By: Melanie Maupin

Even before your favorite films hit theatres, many were first screened at film festivals.

For the past 85 years, festivals have been vital to the global film industry and popular culture at large. They have opened doors for generations of emerging artists, fulfilled dreams, heralded shifts in the kinds of stories we tell, and ushered some of our favorite films into our lives.

At its core, a film festival is a celebration of movies. Fest organizers program a slate of films, from shorts to features, and invite audiences to experience new, original works. For filmmakers, festivals often present the first opportunity to share a project years in the making with a theatre full of strangers. But the most thrilling appeal of festivals may be the allure of being discovered, going from some kid who maxed out credit cards to fund their movie to Hollywood Auteur overnight.

Time and again, we’ve learned the exposure to film distributors and influential critics that film festivals offer can, in fact, be life-changing. Many filmmakers got their first “big break” at a festival and went on to direct major studio films. Director Darren Aronofsky’s career led from Pi premiering at Sundance to making the edgy Requiem for a Dream to the Academy Award®-winning Black Swan. Marc Webb went from another Sundance hit 500 Days of Summer to The Amazing Spider-Man.

Colin Trevorrow’s film Safety Not Guaranteed won the Waldo Salt Screenwriting Award at Sundance; soon after, Trevorrow found himself directing Jurassic World. Taika Waititi’s short Two Cars, One Night won several festival awards and the Academy Award® for Best Short Film. Waititi just directed the Marvel film Thor: Ragnarok.

So how did this whole process evolve? Imagine, if you will, a time before the internet.

You’ve probably heard the Venice Film Festival mentioned in the same breath as any number of prestigious films. While it is best known for screening Best-Picture Oscar® contenders like La La Land, it also has the distinction of being the first film festival in existence, premiering in the summer of 1932. Since then, film fests have been established worldwide – from Berlin to Toronto, Cannes to New York City, Tokyo to Sydney, and quickly moved beyond major cities. Smaller towns like Winston-Salem and Telluride all hold their own in the film festival world.

As film festivals are a magnet for new filmmakers, they are also often the first stop for groundbreaking new cinema. Festivals provide artists with a venue to showcase their creativity past traditional narrative and visual boundaries, such as in 1991, when the experimental feature Poison artfully balanced three different narratives and pushed the social envelope by incorporating themes from the LGBTQ community – a daring move for the time. Poison is now considered an early milestone in the “New Queer Cinema” movement. This paved the way for future films to do the same, including 2015’s Tangerine, which bravely told the story of transgender sex workers in Los Angeles, and pushed technical norms by shooting on iPhones instead of professional cameras.

No matter how much time has passed or how many distribution model advancements film fans have embraced, film festivals remain as relevant as ever. There is perhaps no better indicator of their importance than the fact that they continue to be the place so many potential Oscar® films make their public debuts. The 2015 Best Picture winner, Spotlight, premiered at Venice. One year later, Moonlight – a Telluride film – won Best Picture. If you look at all the other nominees for Best Picture in 2016, you will find Manchester by the Sea, Lion, Hell or High Water, La La Land, Arrival, and Hacksaw Ridge all got their starts at film festivals, as well.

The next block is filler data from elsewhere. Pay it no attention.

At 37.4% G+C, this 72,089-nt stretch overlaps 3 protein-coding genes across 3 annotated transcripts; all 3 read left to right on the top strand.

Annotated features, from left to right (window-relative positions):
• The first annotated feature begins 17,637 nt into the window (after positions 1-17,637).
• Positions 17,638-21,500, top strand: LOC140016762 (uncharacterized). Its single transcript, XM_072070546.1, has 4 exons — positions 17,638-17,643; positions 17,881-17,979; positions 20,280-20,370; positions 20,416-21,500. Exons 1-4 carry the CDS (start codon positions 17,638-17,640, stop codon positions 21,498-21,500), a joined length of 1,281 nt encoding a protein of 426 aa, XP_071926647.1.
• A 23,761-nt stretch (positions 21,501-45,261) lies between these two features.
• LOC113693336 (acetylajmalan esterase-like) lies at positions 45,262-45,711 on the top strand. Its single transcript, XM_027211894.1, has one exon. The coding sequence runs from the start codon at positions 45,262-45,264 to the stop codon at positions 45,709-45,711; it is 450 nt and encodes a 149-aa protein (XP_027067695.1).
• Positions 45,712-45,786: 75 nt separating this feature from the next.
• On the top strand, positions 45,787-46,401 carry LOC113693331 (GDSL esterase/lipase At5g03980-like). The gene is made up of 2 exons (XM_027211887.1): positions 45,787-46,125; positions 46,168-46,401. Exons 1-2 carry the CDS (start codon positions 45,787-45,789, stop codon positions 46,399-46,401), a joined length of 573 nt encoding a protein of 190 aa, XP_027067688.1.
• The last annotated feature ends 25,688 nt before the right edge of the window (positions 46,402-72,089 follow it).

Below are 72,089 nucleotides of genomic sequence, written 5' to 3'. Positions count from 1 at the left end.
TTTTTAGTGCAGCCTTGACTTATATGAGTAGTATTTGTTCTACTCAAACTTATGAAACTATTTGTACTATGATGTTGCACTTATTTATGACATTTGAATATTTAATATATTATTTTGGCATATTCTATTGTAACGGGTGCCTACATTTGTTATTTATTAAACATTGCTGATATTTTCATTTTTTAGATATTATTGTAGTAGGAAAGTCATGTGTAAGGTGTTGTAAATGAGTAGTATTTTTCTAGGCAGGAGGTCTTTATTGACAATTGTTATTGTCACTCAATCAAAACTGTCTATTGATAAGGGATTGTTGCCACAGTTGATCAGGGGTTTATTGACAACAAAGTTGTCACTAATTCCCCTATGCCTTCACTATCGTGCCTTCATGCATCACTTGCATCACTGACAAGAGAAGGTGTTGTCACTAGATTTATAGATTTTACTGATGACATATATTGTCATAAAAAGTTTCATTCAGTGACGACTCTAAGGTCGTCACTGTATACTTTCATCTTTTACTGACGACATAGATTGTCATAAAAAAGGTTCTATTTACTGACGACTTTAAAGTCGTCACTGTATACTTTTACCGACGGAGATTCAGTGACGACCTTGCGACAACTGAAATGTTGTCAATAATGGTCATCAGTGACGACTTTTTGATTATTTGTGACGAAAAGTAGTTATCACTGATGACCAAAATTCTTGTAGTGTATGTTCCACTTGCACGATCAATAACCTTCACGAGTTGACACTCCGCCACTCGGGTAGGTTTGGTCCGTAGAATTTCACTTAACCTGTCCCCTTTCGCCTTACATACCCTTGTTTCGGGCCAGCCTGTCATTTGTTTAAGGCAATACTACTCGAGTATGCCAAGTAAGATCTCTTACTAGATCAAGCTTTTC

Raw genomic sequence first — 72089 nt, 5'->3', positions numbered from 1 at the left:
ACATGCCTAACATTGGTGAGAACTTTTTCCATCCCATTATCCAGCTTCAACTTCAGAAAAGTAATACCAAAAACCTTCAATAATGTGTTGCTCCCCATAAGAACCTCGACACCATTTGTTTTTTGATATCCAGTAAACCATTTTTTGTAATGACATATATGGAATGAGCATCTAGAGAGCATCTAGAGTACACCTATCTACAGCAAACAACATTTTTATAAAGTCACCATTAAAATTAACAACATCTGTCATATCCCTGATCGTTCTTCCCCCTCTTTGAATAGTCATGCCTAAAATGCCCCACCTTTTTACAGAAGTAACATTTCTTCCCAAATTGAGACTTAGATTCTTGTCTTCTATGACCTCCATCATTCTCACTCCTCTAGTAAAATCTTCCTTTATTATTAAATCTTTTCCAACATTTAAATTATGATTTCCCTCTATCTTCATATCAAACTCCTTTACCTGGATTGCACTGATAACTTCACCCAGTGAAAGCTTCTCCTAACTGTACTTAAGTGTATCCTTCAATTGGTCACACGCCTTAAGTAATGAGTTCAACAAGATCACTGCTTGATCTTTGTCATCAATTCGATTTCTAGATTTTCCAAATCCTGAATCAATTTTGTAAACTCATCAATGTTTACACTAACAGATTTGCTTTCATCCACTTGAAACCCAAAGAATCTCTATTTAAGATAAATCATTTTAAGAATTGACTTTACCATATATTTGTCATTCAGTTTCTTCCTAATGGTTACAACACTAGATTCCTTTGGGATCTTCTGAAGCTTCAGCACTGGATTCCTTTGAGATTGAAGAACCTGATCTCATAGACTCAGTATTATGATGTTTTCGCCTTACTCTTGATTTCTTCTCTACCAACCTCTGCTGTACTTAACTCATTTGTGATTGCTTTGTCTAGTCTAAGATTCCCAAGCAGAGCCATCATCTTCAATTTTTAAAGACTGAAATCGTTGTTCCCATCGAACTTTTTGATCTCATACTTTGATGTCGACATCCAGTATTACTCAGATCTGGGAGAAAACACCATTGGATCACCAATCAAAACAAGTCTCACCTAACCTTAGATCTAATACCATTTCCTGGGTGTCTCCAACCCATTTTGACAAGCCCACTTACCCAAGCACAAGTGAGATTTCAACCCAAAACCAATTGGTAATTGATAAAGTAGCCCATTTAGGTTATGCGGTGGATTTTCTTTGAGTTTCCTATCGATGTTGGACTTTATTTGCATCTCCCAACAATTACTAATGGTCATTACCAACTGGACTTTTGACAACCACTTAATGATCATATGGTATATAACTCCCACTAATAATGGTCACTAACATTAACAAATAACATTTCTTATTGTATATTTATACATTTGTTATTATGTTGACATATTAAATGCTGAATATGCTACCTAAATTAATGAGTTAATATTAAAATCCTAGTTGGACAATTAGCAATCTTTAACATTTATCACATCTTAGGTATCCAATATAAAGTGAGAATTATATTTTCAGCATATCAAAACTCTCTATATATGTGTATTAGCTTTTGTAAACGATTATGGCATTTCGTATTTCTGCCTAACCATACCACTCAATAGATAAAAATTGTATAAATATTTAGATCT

The grand tradition of film festivals discovering the next generation of creative voices, however, may finally be under threat. Because, while a film festival premiere can help elevate the exposure and prestige of the year’s best films, it unfortunately cannot guarantee financial success.

Even the strongest of films fall victim to rampant global piracy. Moonlight may have won Best Picture in 2016, but it also suffered severely due to the amount of theft it incurred. The film made over $65 million theatrically worldwide, which translates to over 9 million tickets sold. Yet since its release, there have been over 60 million piracy transactions. That’s more than SIX TIMES higher than the amount of paid ticket sales. If even only 5% of the pirated transactions had been paid theatrical ticket sales, the film would have earned an additional $21 million. Life or death for an independent film.

Equally important to understanding piracy’s effect on films that have been released is recognizing its effect on films that will never be made at all. The world of independent film is still a business, and investors are far less inclined to write a check if they don’t see a path to profitability. So an environment where even a Best Picture winner’s profits are gutted by piracy means untold numbers of independent films never find the financing they desperately require. Put simply, more piracy equals fewer films.

Film festivals celebrate and support this art form. But it is not the only way. We must stand united in fighting piracy to protect film as we know it. Because no festival can screen the films that almost existed.